Q: Is the problem a shortage of police officers?
- A: West Palm Beach Police will always respond and hold people accountable when individuals are breaking the law. However, every call is prioritized and responded to, based on its priority. In addition, while police can make felony arrests based on witness statements, evidence and an investigation, the law requires that an officer witness a misdemeanor before issuing a citation. Citizens may make a Citizen’s Arrest based on illegal behavior they observe that falls within the elements of a misdemeanor crime, but many residents are unwilling to do so. In such cases, in the absence of an outstanding warrant or other circumstances, officers may only counsel the individuals regarding the law to encourage compliance.
Q: Is the problem worse in West Palm Beach? Other cities don’t have this problem. Is it because those cities have tougher laws? Better enforcement?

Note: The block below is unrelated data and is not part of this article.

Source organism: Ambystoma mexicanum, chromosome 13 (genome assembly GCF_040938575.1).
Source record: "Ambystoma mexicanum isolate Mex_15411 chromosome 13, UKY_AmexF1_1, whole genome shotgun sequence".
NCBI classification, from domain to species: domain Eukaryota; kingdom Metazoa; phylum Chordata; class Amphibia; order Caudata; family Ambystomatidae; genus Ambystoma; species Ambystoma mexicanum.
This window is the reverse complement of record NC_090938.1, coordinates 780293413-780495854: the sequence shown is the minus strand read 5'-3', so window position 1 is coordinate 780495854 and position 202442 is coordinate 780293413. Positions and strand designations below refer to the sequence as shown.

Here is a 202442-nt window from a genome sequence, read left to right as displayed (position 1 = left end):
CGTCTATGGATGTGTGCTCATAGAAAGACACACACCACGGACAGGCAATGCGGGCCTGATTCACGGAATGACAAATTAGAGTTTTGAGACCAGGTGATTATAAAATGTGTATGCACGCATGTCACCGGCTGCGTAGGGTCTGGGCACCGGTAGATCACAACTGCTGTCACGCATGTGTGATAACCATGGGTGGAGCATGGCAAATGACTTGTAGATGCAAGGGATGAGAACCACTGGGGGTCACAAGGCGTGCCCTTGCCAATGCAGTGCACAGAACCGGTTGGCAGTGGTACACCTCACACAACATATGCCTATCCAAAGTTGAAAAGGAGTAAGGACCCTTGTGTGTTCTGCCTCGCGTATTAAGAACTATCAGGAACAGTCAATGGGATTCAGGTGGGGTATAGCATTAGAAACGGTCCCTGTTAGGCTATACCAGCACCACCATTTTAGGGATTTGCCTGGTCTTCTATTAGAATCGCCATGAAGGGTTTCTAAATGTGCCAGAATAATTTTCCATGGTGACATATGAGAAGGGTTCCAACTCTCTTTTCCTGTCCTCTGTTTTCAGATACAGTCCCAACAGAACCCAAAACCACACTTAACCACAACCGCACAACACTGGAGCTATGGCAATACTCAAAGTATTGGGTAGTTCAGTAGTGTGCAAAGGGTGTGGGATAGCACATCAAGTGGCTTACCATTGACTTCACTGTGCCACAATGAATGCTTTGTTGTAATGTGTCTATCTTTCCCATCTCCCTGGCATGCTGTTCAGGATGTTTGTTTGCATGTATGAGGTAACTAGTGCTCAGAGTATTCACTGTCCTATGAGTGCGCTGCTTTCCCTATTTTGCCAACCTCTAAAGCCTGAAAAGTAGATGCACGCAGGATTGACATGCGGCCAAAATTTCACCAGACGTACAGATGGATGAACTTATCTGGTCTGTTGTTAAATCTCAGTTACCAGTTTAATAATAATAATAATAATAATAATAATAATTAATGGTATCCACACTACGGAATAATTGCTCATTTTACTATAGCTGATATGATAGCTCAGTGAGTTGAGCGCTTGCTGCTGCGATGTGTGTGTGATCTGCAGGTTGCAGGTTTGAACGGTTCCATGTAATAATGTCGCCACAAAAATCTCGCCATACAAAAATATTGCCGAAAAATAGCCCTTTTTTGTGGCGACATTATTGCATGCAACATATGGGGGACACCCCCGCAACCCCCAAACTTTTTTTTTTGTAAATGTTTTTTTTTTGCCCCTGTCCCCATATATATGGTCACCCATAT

- A: We can always benefit from more police officers, and the City has added officers to the department in each of the past several years. It should be noted, however, that being homeless is not a crime, and we will never be able to arrest our way out of homelessness. The City is supplementing its law enforcement efforts with programs that help redirect the homeless towards mental health and substance abuse programs along with permanent housing solutions.
Q: Are other cities busing their transients to West Palm Beach? Why don’t we put the transients on a bus and send them back?
- A: In frequent discussions with chiefs of police and other law enforcement agencies in surrounding areas and throughout the state, they, too, are facing an increase in their homeless population. It should be noted that the City’s last homeless point-in-time count held in January of 2018 saw a slight decrease in the number of homeless counted.
- Climate, the availability of services, public spaces and the relative safety of the community all play a part in attracting homeless to West Palm Beach and other larger cities in South Florida. The state and national increase in the use of opiates and heroin have also played a role in the numbers of homeless, as has the high cost of housing and low supply of affordable housing options.